Strict Global Carbon Budget needed to tacke Climate Change - WWF Report | WWF

Strict Global Carbon Budget needed to tacke Climate Change - WWF Report

Posted on 01 October 2009    
The EU–China Partnership features key measures focusing on low-carbon technologies, with a high priority on renewable energy technologies and energy efficiency.
© WWF / Claire Doole
Bangkok - A strict global carbon budget between now and 2050 based on a fair distribution between rich and poor nations has the potential to prevent dangerous climate change and keep temperature rise well below 2 degrees Celsius, a new WWF report shows.

The report, called “Sharing the effort under a global carbon budget”, is based on research, calculations and analysis by the consultancy ECOFYS and shows different ways to cut global emissions by at least 80% globally by 2050 and by 30% by 2030 compared to 1990 levels.

“In order to avoid the worst and most dramatic consequences of climate change, governments need to apply the strictest measures to stay within a tight and total long-term global carbon budget,” said Stephan Singer, Director of Global Energy Policy at WWF.

“If governments ‘relax’ the rules according to which they distribute emissions, we will end up in climate chaos. There is no such thing as carbon offset for Planet Earth. We have just one planet and it needs one emissions budget.”

“Ultimately, a global carbon budget is equal to a full global cap on emissions.”

According to the analysis, the total carbon budget – the amount of tolerable global emissions over a period of time – has to be set roughly at 1600 Gt CO2eq between the years 1990 and 2050.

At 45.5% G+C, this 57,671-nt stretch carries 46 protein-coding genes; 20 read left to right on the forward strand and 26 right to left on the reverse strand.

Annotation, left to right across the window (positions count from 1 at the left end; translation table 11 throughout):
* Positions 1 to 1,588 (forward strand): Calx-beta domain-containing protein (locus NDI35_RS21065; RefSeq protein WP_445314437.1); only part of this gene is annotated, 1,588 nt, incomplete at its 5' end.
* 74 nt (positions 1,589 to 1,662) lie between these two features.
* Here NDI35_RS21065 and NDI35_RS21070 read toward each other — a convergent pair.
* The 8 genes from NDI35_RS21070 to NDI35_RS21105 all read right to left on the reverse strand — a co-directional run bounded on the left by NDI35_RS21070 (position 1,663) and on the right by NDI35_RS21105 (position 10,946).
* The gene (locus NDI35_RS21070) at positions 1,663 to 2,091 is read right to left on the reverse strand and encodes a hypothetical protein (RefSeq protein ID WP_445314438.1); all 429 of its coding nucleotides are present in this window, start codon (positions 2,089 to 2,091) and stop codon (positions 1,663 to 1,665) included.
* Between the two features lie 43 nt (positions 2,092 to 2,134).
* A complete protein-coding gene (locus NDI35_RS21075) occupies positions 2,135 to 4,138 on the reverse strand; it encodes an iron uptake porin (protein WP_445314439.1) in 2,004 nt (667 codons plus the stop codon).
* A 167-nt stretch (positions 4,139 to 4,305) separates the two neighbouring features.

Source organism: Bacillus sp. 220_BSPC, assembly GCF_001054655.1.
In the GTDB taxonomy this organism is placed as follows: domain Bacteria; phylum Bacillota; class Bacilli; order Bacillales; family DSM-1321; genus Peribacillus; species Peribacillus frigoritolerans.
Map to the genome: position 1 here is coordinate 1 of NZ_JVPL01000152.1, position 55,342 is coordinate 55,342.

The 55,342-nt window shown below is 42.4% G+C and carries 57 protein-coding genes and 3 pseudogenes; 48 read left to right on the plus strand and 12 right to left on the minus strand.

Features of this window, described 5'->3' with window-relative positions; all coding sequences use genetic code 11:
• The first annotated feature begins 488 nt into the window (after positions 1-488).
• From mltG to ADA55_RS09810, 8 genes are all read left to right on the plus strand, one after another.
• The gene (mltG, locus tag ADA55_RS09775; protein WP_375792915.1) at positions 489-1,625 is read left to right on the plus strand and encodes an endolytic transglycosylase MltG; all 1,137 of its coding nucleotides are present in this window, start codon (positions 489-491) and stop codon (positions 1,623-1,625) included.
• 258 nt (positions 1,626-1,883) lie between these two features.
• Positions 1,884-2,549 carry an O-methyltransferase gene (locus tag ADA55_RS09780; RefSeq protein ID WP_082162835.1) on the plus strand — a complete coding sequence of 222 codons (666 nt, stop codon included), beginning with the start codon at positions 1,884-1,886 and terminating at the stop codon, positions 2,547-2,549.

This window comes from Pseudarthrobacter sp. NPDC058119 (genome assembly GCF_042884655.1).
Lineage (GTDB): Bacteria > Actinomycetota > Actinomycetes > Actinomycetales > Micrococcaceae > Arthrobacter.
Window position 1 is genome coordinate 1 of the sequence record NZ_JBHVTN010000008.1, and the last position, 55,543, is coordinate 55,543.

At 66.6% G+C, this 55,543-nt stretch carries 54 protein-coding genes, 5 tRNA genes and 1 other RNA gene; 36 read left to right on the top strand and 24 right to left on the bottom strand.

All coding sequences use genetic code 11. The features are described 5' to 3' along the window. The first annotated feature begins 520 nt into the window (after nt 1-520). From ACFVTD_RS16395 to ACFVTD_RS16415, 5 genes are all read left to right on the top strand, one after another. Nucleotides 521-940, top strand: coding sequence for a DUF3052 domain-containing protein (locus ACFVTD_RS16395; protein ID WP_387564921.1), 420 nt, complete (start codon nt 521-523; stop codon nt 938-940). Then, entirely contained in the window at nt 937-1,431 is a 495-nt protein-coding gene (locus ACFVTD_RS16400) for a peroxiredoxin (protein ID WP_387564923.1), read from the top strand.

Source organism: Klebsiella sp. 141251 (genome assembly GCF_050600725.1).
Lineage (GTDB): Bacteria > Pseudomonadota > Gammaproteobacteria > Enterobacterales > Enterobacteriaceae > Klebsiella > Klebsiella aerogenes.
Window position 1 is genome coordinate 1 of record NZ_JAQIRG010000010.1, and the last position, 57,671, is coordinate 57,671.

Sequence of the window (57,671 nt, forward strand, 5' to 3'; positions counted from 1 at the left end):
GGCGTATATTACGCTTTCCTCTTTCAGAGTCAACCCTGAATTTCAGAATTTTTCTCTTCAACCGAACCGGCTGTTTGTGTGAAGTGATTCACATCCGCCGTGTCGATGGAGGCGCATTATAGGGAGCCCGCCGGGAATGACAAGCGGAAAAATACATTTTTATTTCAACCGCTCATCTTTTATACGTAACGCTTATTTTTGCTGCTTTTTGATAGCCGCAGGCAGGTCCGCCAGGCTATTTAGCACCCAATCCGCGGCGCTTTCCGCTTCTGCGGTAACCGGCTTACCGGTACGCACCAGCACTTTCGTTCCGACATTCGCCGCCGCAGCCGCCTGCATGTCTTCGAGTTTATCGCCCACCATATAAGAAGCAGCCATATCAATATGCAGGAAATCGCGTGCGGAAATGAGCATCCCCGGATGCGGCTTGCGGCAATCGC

As the world has already emitted a large part of this, the budget from today until 2050 is reduced to 970 Gt CO2eq excluding land use changes.

The report evaluates different pathways to reduce emissions, all in line with the budget. It describes three different methodologies which could be applied to distribute the burden and the benefits of a Global Carbon Budget in a fair and equitable way.
  • Greenhouse Development Rights (GDRs), where all countries need to reduce emissions below business as usual based on their per capita emissions, poverty thresholds and GDP per capita.
  • Contraction and Convergence (C&C), where per capita allowances converge from a country’s current level to a level equal for all countries within a given period.
  • Common but Differentiated Convergence (CDC), where developed countries’ per capita emissions converge to an equal level for all countries and others converge to the same level once their per capita emissions reach a global average.

The report says that by 2050, the GDR methodology requires the developed nations (Annex I) as a group to reduce emissions by 157%. Given that they cannot cut domestic emissions by more than 100%, they will need to finance emission reductions in other countries to reach their total.

The different methods give various options for non-Annex I countries.

While the Greenhouse Development Rights (GDR) method allows an increase for most developing countries, at least for the initial period, the two other methods give less room for emissions increase. Under the C&C and CDC methodology, China – for example – would be required to reduce by at least 70% and India by 2 to 7% by 2050 compared to 1990.

The poorest countries would be allowed to continue to grow emissions until at least 2050 under the GDR methodology, but would be required to reduce after 2025 under the two remaining allocation options.
The EU–China Partnership features key measures focusing on low-carbon technologies, with a high priority on renewable energy technologies and energy efficiency.
© WWF / Claire Doole Enlarge

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